Rick Sebak Introduces You to Pittsburgh's Circus King

Multi-talented performer Dan Rice may be “the most famous man you've never heard of.”

 

Around the middle of the 19th century, most people knew Dan Rice: a circus impresario, a clown, a comedian, a storyteller, an animal trainer, a political humorist and, in 1868, a somewhat serious candidate for president. In the years before the Civil War, he made and lost fortunes, competed viciously with other traveling circuses, re-wrote Shakespearean tragedies and delighted audiences with unexpected jokes, tricks and stunts. In 2001, David Carlyon published a detailed biography, “Dan Rice: The Most Famous Man You’ve Never Heard Of.”

Pittsburghers had a special affection for Rice. Although he was born in 1823 in New York City (under the name Daniel McLaren), he came to Pittsburgh at age 14 to deliver a horse — and stayed. As a young boy, he had learned how to ride and work with horses; in the rapidly growing Smoky City, he got a job in Edmund Massingham’s stable near the Monongahela at the corner of Front and Ferry streets.

As a teenager, he was often hired as a carriage driver. Although he was known to boast and embellish his stories, he claimed to have driven Charles Dickens from the Allegheny Arsenal in 1842, when the English novelist spent a few days in Pittsburgh.  

The young horseman also struck up a friendship with Morrison Foster, the older brother of composer-to-be Stephen Foster. It seems very likely that Rice’s musical talents may have been well known at Foster’s home.

When he was 17 or so, Rice married a girl from Lower Saint Clair Township (now part of the South Side) named Margaret Ann Curran. He described their speedy courtship: “I met her one evening and we went around the corner and were married.” When he eventually made his name in the circus, he taught Margaret equestrian tricks that allowed her to become a regular part of his shows.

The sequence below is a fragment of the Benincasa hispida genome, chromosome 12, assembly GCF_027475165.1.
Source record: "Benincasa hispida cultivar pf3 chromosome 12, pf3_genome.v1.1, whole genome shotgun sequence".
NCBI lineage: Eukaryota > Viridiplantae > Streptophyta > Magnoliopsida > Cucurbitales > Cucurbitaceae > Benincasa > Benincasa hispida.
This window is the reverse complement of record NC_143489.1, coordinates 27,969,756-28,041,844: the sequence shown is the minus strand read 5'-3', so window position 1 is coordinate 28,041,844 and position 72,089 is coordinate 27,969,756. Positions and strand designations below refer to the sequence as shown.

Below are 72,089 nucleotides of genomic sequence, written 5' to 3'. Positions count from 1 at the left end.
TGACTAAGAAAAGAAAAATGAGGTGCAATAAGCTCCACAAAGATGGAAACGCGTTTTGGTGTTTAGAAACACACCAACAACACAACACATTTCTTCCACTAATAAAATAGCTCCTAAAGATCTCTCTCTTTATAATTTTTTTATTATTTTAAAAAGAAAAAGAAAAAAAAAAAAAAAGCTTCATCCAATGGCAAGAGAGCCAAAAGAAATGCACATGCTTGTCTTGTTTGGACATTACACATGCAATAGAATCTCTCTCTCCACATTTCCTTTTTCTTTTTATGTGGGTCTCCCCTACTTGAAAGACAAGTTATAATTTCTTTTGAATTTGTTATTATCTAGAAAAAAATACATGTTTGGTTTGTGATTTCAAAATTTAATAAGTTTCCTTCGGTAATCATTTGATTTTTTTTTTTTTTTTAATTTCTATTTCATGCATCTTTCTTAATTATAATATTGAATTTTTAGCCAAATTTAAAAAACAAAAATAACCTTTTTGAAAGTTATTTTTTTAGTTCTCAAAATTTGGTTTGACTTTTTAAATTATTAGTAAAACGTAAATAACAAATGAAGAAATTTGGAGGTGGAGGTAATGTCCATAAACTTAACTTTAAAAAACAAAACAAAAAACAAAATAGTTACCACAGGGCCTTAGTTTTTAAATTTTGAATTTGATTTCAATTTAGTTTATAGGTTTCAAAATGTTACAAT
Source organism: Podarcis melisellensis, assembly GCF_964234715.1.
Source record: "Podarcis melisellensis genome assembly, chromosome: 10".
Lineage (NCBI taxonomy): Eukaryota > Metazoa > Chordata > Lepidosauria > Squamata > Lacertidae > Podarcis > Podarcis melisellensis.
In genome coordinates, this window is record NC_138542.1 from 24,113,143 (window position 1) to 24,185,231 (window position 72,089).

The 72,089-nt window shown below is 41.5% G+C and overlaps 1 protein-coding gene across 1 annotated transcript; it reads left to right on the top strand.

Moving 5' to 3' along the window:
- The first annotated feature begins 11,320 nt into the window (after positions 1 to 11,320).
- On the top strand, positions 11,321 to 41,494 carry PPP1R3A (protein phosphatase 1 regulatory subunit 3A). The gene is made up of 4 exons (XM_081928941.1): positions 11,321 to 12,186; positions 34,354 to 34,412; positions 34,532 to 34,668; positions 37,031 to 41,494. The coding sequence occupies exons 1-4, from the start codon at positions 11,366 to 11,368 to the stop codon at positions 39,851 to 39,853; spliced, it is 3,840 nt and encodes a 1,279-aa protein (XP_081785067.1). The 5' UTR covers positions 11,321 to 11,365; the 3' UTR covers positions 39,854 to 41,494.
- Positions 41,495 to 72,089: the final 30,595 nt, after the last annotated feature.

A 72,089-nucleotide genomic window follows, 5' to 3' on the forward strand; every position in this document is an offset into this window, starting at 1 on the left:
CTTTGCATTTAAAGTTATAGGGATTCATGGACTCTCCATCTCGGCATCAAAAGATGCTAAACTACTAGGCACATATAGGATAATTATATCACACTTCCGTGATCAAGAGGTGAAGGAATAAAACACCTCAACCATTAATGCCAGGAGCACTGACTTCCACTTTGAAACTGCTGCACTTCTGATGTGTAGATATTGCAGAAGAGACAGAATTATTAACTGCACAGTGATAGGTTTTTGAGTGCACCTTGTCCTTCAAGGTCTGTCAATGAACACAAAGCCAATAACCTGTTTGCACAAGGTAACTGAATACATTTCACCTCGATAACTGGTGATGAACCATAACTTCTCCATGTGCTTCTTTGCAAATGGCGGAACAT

In those early days, Rice’s first act involved a “Learned Pig.” The pig — whom Rice sometimes called Sybil, sometimes Lord Byron — could dance, tell time and solve math problems.

In 1843, when the Samuel H. Nichols Circus and Theatre took up winter-long residency in Pittsburgh, Rice joined the troupe, taking on roles as a clown, singer, dancer, actor and comic monologist. The gig earned him acclaim, leading him to team up with many traveling entertainments.

In 1853, after success in New Orleans and along the Mississippi and Ohio rivers, Rice came back and wowed Pittsburgh. He then travelled north to the town of Girard, near Lake Erie; although the town was not crazy about having a resident circus, he bought property and established a home for his family, his performers and his animals there.

During and after the Civil War, Rice’s career suffered as he became involved in politics. He staged at least six farewell tours in the 1860s. His final few decades were rough, filled with financial woes and unsuccessful attempts to revive his reputation. He died in 1900 in Long Branch, N.J.

He may be most remembered now in Girard, which every August holds a festival: Dan Rice Days.  

Categories: From the Magazine, Rick Sebak